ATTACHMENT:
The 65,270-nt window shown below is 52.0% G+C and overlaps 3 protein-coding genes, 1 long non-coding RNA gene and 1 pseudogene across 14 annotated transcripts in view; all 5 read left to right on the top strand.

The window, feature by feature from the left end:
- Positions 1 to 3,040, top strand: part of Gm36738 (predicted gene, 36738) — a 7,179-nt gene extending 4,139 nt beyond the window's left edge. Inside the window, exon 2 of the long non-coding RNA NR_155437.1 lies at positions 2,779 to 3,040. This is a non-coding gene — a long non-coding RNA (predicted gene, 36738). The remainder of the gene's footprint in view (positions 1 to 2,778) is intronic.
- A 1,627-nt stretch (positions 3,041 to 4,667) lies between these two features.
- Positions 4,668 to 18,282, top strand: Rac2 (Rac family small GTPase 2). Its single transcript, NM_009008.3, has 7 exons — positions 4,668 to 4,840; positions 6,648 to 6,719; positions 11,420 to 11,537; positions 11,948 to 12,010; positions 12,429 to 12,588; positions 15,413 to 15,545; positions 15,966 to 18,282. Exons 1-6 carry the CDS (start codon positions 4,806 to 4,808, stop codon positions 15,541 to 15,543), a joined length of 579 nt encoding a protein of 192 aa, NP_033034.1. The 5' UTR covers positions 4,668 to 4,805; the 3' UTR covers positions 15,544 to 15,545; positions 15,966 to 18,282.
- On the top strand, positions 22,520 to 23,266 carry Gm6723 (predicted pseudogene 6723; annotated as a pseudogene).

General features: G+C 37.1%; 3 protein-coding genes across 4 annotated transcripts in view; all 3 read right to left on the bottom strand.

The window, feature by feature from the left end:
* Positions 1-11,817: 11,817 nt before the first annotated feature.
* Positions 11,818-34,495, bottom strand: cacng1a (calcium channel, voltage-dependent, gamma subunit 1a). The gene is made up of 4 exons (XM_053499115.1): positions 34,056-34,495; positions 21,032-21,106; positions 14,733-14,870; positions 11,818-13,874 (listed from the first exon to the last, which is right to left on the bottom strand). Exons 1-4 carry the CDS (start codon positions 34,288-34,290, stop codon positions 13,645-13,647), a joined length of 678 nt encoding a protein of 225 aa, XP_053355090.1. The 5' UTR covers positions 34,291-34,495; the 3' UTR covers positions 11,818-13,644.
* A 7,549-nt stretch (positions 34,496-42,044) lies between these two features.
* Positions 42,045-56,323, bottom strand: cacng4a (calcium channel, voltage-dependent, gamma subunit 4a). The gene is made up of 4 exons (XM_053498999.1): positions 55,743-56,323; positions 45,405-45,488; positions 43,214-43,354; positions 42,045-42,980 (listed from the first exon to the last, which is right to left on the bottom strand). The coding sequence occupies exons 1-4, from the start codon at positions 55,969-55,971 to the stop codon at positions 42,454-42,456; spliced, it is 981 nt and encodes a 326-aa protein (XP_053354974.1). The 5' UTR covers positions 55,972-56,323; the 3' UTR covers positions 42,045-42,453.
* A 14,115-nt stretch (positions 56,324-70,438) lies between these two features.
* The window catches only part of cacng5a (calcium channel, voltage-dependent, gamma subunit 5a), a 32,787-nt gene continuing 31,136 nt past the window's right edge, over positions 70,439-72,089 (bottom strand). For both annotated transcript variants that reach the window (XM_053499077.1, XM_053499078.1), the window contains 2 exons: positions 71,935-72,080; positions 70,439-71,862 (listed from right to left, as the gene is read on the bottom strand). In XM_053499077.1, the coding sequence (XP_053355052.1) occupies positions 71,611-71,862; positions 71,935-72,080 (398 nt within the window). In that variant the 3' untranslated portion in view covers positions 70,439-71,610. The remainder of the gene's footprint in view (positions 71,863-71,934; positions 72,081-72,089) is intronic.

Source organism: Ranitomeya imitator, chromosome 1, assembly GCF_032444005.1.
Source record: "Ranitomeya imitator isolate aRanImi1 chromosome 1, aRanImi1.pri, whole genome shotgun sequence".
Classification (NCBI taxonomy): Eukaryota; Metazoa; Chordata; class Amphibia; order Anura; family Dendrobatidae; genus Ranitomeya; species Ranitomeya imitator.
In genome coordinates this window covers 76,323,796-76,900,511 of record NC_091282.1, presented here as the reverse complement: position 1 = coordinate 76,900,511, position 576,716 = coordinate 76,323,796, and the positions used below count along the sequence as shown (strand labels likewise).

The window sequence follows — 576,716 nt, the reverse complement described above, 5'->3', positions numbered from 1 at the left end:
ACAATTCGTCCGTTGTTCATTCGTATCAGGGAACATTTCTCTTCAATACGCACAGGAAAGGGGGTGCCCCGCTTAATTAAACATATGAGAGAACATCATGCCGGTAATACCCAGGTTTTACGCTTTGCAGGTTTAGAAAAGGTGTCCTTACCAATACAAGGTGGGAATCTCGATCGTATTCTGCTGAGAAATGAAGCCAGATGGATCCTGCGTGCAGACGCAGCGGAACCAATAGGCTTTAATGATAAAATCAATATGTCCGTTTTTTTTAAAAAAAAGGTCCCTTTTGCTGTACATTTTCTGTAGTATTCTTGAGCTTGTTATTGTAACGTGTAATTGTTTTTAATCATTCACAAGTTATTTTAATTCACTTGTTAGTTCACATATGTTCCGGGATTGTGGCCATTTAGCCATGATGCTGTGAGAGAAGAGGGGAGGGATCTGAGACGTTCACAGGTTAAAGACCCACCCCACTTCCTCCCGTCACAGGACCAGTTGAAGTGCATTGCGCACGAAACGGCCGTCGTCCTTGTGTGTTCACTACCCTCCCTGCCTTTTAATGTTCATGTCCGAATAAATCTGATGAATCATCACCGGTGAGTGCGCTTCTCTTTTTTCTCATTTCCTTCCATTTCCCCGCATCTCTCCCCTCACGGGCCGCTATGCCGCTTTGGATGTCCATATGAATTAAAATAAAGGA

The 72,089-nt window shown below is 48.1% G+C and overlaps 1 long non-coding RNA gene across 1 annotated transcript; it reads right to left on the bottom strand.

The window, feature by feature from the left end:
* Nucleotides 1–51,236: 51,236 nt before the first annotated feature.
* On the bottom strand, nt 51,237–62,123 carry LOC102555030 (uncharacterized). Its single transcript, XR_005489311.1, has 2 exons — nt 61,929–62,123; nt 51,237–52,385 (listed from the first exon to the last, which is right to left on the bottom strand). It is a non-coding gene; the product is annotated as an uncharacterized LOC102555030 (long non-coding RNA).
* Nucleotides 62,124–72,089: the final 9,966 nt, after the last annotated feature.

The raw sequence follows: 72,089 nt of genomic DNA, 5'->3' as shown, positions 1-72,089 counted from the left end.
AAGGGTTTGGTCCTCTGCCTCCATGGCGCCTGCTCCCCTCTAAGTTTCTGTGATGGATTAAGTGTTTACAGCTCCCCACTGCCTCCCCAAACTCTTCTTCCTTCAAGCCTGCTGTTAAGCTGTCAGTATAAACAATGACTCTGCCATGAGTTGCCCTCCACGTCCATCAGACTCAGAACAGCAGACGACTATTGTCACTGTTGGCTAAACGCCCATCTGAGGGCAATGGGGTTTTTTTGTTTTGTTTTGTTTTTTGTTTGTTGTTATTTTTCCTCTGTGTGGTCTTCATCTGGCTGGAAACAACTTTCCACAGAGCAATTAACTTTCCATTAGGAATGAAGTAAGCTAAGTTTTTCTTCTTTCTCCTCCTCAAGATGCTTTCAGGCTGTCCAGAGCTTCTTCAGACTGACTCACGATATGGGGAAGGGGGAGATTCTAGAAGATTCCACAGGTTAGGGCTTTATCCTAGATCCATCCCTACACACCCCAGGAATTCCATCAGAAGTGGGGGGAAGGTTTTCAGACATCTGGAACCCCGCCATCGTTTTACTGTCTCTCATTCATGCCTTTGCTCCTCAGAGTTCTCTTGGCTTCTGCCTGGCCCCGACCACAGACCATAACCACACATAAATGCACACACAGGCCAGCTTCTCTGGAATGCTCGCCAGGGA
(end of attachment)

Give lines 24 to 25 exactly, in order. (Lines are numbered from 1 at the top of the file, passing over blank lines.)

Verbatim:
* On the bottom strand, nt 51,237–62,123 carry LOC102555030 (uncharacterized). Its single transcript, XR_005489311.1, has 2 exons — nt 61,929–62,123; nt 51,237–52,385 (listed from the first exon to the last, which is right to left on the bottom strand). It is a non-coding gene; the product is annotated as an uncharacterized LOC102555030 (long non-coding RNA).
* Nucleotides 62,124–72,089: the final 9,966 nt, after the last annotated feature.